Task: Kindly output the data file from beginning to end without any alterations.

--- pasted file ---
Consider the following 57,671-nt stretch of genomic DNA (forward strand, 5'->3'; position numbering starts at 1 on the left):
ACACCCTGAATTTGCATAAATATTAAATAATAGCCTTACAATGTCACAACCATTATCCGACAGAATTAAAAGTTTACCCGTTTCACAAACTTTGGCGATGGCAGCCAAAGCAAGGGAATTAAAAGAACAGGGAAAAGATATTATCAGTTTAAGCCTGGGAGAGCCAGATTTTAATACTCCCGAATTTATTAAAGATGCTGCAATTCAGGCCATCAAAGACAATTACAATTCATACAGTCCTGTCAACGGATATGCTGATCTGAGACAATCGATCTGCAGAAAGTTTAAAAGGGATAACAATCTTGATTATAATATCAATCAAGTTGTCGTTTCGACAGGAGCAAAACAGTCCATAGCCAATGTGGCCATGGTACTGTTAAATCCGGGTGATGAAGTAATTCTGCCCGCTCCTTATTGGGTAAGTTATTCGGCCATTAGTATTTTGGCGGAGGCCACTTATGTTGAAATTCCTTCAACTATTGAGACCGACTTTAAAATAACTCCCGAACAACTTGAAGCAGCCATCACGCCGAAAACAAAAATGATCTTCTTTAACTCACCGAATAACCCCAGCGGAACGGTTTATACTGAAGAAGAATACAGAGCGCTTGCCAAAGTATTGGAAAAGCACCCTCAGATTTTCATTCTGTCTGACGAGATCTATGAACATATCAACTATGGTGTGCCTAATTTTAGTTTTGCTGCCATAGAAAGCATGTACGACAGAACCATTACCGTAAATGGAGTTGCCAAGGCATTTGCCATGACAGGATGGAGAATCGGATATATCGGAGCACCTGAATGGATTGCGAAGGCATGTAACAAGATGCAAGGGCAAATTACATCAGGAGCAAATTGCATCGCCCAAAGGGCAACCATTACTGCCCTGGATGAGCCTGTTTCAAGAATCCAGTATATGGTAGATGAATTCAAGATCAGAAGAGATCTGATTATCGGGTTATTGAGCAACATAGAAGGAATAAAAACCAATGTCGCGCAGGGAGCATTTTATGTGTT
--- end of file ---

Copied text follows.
Consider the following 57,671-nt stretch of genomic DNA (forward strand, 5'->3'; position numbering starts at 1 on the left):
ACACCCTGAATTTGCATAAATATTAAATAATAGCCTTACAATGTCACAACCATTATCCGACAGAATTAAAAGTTTACCCGTTTCACAAACTTTGGCGATGGCAGCCAAAGCAAGGGAATTAAAAGAACAGGGAAAAGATATTATCAGTTTAAGCCTGGGAGAGCCAGATTTTAATACTCCCGAATTTATTAAAGATGCTGCAATTCAGGCCATCAAAGACAATTACAATTCATACAGTCCTGTCAACGGATATGCTGATCTGAGACAATCGATCTGCAGAAAGTTTAAAAGGGATAACAATCTTGATTATAATATCAATCAAGTTGTCGTTTCGACAGGAGCAAAACAGTCCATAGCCAATGTGGCCATGGTACTGTTAAATCCGGGTGATGAAGTAATTCTGCCCGCTCCTTATTGGGTAAGTTATTCGGCCATTAGTATTTTGGCGGAGGCCACTTATGTTGAAATTCCTTCAACTATTGAGACCGACTTTAAAATAACTCCCGAACAACTTGAAGCAGCCATCACGCCGAAAACAAAAATGATCTTCTTTAACTCACCGAATAACCCCAGCGGAACGGTTTATACTGAAGAAGAATACAGAGCGCTTGCCAAAGTATTGGAAAAGCACCCTCAGATTTTCATTCTGTCTGACGAGATCTATGAACATATCAACTATGGTGTGCCTAATTTTAGTTTTGCTGCCATAGAAAGCATGTACGACAGAACCATTACCGTAAATGGAGTTGCCAAGGCATTTGCCATGACAGGATGGAGAATCGGATATATCGGAGCACCTGAATGGATTGCGAAGGCATGTAACAAGATGCAAGGGCAAATTACATCAGGAGCAAATTGCATCGCCCAAAGGGCAACCATTACTGCCCTGGATGAGCCTGTTTCAAGAATCCAGTATATGGTAGATGAATTCAAGATCAGAAGAGATCTGATTATCGGGTTATTGAGCAACATAGAAGGAATAAAAACCAATGTCGCGCAGGGAGCATTTTATGTGTT